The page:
0
\$\begingroup\$

So I came across a Persistence of Vision globe based video where a YouTuber he makes DIY slip rings to power and control some LEDs as seen in this picture: He soldered the wires inside those rings

The contacts from a microcontroller, touching the rotating rings using a binder clip handle

End product

My question is, given the high rate of data transfer needed to turn on and off the right leds at the right time, would this set up have an effect of the project? If an LED has 400Hz refresh rate, will this set up manage to get that happening?

\$\endgroup\$
7
  • \$\begingroup\$ are you asking if the last picture is fake? \$\endgroup\$ – jsotola Mar 9 '20 at 7:01
  • \$\begingroup\$ Not at all, I was just questioning the limits of such a setup. The image shown is relatively simple compared to something like a moving graphic or a video (with very poor resolution). I was planning to make my own and wondered if buying a slip ring would prevent obstacles like that. \$\endgroup\$ – Jake Mar 9 '20 at 7:04
  • \$\begingroup\$ the device does not have to spin very fast ... probably less than 10 revolutions per second ... you can buy a POV display for a bicycle wheel ... a bicycle wheel spins at about 3 revolutions per second at 30 km/h \$\endgroup\$ – jsotola Mar 9 '20 at 7:11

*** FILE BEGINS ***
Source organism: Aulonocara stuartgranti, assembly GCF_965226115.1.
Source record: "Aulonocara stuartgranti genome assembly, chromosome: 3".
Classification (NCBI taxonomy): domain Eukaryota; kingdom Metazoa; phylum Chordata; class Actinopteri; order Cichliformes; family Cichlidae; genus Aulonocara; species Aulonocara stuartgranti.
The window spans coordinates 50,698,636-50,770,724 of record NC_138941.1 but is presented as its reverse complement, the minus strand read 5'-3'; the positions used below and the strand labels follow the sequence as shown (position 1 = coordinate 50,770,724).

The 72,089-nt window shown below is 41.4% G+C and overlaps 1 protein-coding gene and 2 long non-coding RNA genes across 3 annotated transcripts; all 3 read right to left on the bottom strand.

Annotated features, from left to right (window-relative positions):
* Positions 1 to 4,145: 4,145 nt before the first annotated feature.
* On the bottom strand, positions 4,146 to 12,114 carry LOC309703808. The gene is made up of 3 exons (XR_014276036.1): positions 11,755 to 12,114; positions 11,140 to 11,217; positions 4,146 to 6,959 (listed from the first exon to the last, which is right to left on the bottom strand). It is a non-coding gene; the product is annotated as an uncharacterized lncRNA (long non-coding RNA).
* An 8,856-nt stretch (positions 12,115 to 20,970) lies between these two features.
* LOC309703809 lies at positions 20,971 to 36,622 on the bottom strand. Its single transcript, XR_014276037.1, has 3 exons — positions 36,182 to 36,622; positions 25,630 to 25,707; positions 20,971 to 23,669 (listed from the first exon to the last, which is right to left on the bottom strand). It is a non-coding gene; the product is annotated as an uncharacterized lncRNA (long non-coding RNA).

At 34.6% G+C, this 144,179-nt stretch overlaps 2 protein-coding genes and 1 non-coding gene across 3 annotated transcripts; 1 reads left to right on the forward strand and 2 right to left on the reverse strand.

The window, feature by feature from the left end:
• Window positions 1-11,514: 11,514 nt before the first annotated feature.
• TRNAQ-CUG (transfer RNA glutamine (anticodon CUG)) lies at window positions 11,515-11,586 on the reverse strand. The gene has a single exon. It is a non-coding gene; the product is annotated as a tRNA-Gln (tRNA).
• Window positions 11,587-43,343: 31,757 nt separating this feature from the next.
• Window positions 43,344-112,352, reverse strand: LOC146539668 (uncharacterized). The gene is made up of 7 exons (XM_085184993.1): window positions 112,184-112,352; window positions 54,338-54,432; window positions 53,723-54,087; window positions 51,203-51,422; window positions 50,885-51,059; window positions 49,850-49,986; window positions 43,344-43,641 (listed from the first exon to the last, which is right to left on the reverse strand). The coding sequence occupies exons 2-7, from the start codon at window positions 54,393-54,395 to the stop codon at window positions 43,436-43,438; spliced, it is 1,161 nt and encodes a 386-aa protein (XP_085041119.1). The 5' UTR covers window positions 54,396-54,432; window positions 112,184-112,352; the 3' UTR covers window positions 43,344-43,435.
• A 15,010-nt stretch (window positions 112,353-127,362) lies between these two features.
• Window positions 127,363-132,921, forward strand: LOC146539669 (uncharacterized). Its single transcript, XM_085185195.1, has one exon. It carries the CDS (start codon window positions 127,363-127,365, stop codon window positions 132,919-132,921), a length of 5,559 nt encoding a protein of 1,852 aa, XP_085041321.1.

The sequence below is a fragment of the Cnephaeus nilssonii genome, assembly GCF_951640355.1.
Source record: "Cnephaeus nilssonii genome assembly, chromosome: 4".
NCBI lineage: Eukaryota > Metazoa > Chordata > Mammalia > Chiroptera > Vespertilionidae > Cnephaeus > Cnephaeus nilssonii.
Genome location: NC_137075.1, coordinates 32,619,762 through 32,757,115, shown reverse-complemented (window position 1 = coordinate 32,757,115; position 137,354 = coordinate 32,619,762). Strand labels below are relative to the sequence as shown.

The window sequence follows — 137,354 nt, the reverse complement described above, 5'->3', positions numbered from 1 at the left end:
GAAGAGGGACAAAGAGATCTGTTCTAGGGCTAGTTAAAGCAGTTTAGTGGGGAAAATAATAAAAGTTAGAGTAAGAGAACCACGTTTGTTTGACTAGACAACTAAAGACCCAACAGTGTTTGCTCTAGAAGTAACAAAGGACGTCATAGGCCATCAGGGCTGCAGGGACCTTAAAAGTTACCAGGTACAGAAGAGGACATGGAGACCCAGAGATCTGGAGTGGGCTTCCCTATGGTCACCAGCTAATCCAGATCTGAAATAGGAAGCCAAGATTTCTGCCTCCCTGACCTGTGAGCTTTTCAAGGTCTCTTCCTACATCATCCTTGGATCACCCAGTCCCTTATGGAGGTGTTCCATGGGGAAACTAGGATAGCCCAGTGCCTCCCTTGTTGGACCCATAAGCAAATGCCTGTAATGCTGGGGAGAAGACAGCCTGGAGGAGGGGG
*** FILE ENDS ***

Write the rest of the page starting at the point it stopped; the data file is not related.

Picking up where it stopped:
• 2
    \$\begingroup\$ You can place the controller in the rotating part. Only power and maybe a single (slow) data line is going via the slip rings. \$\endgroup\$ – filo Mar 9 '20 at 7:14
  • \$\begingroup\$ that looks like steel to me, not aluminium. \$\endgroup\$ – Jasen Mar 9 '20 at 8:30
1
\$\begingroup\$

You can send video frequencies through a slipring without trouble. Maybe more if you use LVDS and the arrangement is symmetrical enough. You can get commercial sliprings for a reasonable price, from China for example.

However the operating lifetime might only be a few hundred hours for that sort of thing.

I believe the heads in VCRs used a rotary transformer for the signals and did not use sliprings at all.

\$\endgroup\$

Your Answer

By clicking “Post Your Answer”, you agree to our terms of service, privacy policy and cookie policy

Not the answer you're looking for? Browse other questions tagged or ask your own question.